Greenfield’s health leaders mull federal food inspection program

The Greenfield Health Department offices at 20 Sanderson St. in Greenfield.

The Greenfield Health Department offices at 20 Sanderson St. in Greenfield. STAFF PHOTO/PAUL FRANZ


Staff Writer

Published: 04-02-2024 1:21 PM

Modified: 04-02-2024 7:36 PM

GREENFIELD — The city’s new public health officials intend to further research an idea floated at a recent Board of Health meeting that would align the city’s inspection system with the U.S. Food and Drug Administration’s Voluntary National Retail Food Regulatory Program.

The federal program — a national standard for risk-based food safety, inspection and enforcement — bases the number of annual inspections that community’s food establishments must pass on a risk-level category associated with each business. Stores that only sell pre-packaged food, for instance, would be subject to fewer annual inspections than those that handle and prepare raw meats.

“It would put the lower-risk [businesses] just serving coffee, eggs, pre-packaged meals, to once-a-year inspections, and then places that are actively serving the public with fresh food and cooking on site will be moved to two inspections a year,” said Michael Theroux, who took over as health director on March 18.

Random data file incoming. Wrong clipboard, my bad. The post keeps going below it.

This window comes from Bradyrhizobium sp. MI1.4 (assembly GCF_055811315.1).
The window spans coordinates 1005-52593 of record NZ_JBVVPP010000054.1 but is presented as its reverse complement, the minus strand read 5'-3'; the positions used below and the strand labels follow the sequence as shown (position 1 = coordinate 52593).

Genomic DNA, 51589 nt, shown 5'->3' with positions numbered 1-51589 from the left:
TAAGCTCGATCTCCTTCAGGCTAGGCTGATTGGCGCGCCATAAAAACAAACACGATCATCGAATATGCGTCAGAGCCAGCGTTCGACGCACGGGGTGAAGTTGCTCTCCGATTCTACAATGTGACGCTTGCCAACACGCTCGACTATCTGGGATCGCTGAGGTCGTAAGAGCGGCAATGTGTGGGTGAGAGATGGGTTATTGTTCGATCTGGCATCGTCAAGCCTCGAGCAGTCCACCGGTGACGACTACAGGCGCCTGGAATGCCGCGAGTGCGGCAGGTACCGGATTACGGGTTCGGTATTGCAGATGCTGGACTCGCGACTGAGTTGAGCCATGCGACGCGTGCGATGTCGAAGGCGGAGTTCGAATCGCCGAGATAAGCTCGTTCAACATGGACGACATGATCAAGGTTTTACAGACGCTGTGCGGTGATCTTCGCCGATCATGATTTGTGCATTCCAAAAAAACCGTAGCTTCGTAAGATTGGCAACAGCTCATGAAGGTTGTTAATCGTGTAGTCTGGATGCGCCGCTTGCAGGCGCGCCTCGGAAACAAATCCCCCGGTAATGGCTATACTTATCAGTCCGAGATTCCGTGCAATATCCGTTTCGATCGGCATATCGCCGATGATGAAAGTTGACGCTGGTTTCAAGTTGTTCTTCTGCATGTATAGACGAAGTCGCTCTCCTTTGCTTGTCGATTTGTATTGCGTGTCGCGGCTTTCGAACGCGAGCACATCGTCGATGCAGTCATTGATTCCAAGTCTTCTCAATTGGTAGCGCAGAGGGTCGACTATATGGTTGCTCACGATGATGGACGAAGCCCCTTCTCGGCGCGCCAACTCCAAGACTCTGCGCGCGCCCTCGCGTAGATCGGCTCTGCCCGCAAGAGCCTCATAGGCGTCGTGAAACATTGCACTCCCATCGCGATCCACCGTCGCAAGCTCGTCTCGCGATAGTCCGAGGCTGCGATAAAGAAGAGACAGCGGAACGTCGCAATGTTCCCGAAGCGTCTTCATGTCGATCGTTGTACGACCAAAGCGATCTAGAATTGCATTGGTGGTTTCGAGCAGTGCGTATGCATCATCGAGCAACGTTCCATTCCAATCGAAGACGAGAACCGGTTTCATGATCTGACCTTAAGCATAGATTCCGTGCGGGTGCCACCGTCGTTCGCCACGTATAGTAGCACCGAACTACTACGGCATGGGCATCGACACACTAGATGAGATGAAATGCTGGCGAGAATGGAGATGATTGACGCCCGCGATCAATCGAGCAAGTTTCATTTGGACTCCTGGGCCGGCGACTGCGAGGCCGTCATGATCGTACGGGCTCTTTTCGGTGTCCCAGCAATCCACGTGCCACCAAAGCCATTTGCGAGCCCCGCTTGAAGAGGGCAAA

Theroux noted that the Board of Health only held a preliminary discussion on the federal program, adding that since state law requires municipalities to inspect food establishments twice each year, participating in the program could put Greenfield at risk of non-compliance with state law, and the idea requires more discussion and research.

According to Board of Health Chairman Glen Ayers, the city pursued the federal program for safe food handling and inspection about 10 years ago alongside about 12 other Franklin Regional Council of Governments (FRCOG) towns. He said the program fell by the wayside amid frequent leadership changes.

“We had a lot of turnover over the last 10 years or so in public health here in Greenfield, and some of these things just didn’t get carried along. They got abandoned or just forgotten, so I’m interested in getting back into this framework,” explained Ayers, who became chairman of the board in February. “What I’d like to do is build community confidence in the food inspection program, rather than highlight individual situations. … When public health is done properly, nobody notices.

“When we just focus on violations, or the restaurants that we have to close down, that sends an opposite message,” Ayers added. “We have the situation under control and we want to make sure that we’re putting our efforts and using our funding on whatever will bring us the best results.”

When he served as the FRCOG regional health agent, Ayers said the council was awarded $65,000 a year for five years to improve municipalities’ food inspection and education programs. He said that Theroux’s “extensive background in food safety” will put the city in good hands.

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